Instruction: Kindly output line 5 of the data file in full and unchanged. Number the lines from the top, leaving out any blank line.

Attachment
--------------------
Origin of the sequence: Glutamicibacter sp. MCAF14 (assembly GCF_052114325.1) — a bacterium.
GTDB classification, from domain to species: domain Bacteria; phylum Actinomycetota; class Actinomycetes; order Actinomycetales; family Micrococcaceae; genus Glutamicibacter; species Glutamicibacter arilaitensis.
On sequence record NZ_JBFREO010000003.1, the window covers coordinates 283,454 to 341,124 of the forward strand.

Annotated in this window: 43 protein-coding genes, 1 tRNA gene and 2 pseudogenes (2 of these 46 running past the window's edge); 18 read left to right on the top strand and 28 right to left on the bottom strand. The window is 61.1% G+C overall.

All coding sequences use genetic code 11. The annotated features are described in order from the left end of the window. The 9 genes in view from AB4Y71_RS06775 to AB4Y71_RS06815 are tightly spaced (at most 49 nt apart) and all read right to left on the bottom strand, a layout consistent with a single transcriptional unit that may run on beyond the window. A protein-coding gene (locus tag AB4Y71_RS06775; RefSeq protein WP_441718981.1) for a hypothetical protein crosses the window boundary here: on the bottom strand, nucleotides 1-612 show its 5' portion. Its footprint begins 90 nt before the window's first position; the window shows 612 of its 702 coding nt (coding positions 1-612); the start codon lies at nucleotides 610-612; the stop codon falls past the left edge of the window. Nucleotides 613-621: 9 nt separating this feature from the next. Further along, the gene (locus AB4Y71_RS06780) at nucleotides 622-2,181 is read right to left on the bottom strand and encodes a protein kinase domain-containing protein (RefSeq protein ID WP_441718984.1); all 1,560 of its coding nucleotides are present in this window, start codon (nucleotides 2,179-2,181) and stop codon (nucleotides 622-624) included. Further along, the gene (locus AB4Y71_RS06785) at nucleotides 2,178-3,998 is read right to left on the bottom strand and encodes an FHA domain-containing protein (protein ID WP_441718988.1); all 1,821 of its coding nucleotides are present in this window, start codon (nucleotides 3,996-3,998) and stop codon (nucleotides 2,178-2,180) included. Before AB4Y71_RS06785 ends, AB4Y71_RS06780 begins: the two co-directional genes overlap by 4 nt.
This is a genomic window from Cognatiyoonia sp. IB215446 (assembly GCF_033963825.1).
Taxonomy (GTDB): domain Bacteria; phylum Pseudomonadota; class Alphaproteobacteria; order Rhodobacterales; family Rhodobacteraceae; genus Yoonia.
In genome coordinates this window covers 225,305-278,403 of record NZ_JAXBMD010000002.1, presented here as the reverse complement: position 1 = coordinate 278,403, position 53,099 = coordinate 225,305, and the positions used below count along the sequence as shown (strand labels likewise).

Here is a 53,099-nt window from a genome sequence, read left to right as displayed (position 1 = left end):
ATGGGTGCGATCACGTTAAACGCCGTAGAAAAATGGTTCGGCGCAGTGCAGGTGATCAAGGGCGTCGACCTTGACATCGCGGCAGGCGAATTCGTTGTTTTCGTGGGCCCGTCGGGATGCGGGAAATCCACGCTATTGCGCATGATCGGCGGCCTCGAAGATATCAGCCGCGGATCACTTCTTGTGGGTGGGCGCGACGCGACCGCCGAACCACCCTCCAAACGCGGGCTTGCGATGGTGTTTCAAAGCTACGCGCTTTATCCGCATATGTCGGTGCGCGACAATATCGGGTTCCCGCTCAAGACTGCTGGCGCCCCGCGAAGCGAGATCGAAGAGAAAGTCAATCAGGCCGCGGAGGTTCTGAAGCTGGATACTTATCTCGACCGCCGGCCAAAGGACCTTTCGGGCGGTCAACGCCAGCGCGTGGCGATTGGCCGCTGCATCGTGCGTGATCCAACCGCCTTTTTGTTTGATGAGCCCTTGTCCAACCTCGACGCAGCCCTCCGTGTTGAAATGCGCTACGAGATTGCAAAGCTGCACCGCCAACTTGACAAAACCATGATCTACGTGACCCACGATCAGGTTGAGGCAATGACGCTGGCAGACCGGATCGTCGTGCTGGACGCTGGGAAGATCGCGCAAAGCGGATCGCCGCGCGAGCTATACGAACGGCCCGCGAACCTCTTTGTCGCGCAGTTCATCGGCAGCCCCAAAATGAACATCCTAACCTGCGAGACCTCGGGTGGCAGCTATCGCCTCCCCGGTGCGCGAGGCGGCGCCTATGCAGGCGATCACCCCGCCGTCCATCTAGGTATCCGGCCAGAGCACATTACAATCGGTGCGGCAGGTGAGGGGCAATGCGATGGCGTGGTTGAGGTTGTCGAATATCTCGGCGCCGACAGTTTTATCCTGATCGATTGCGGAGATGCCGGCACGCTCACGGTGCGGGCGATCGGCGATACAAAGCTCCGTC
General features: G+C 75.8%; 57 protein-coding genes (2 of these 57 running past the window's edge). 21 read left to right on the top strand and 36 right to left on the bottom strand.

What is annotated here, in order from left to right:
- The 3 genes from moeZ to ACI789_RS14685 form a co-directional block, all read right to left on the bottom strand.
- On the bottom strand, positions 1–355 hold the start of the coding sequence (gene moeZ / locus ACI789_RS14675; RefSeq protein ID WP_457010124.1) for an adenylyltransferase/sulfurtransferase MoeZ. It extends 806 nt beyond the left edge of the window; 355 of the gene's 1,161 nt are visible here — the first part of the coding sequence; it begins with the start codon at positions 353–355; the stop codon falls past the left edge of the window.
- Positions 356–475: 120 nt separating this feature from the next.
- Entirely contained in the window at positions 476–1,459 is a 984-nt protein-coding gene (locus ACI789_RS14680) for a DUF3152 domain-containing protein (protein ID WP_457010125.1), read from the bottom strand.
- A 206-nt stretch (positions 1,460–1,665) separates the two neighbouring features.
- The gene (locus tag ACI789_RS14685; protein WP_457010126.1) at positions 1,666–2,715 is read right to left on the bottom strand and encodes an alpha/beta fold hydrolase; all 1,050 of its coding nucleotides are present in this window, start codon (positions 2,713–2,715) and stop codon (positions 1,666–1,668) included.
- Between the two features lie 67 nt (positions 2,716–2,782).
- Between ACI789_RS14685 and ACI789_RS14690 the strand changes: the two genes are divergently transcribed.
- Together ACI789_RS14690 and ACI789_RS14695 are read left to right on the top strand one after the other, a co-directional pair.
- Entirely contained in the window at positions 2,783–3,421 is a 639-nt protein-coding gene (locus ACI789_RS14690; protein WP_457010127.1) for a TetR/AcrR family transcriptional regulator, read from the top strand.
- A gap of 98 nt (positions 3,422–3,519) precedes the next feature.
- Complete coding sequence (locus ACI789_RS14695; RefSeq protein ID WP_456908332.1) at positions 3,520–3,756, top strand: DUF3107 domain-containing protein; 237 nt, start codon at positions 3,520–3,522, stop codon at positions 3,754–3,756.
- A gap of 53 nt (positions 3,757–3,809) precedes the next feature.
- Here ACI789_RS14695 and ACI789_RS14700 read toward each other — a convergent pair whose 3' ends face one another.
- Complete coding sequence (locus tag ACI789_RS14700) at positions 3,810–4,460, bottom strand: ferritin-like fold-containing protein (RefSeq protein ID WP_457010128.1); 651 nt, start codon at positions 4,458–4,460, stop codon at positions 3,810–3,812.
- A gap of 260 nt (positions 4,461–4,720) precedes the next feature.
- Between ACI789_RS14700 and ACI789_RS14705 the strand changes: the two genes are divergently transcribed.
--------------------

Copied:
All coding sequences use genetic code 11. The annotated features are described in order from the left end of the window. The 9 genes in view from AB4Y71_RS06775 to AB4Y71_RS06815 are tightly spaced (at most 49 nt apart) and all read right to left on the bottom strand, a layout consistent with a single transcriptional unit that may run on beyond the window. A protein-coding gene (locus tag AB4Y71_RS06775; RefSeq protein WP_441718981.1) for a hypothetical protein crosses the window boundary here: on the bottom strand, nucleotides 1-612 show its 5' portion. Its footprint begins 90 nt before the window's first position; the window shows 612 of its 702 coding nt (coding positions 1-612); the start codon lies at nucleotides 610-612; the stop codon falls past the left edge of the window. Nucleotides 613-621: 9 nt separating this feature from the next. Further along, the gene (locus AB4Y71_RS06780) at nucleotides 622-2,181 is read right to left on the bottom strand and encodes a protein kinase domain-containing protein (RefSeq protein ID WP_441718984.1); all 1,560 of its coding nucleotides are present in this window, start codon (nucleotides 2,179-2,181) and stop codon (nucleotides 622-624) included. Further along, the gene (locus AB4Y71_RS06785) at nucleotides 2,178-3,998 is read right to left on the bottom strand and encodes an FHA domain-containing protein (protein ID WP_441718988.1); all 1,821 of its coding nucleotides are present in this window, start codon (nucleotides 3,996-3,998) and stop codon (nucleotides 2,178-2,180) included. Before AB4Y71_RS06785 ends, AB4Y71_RS06780 begins: the two co-directional genes overlap by 4 nt.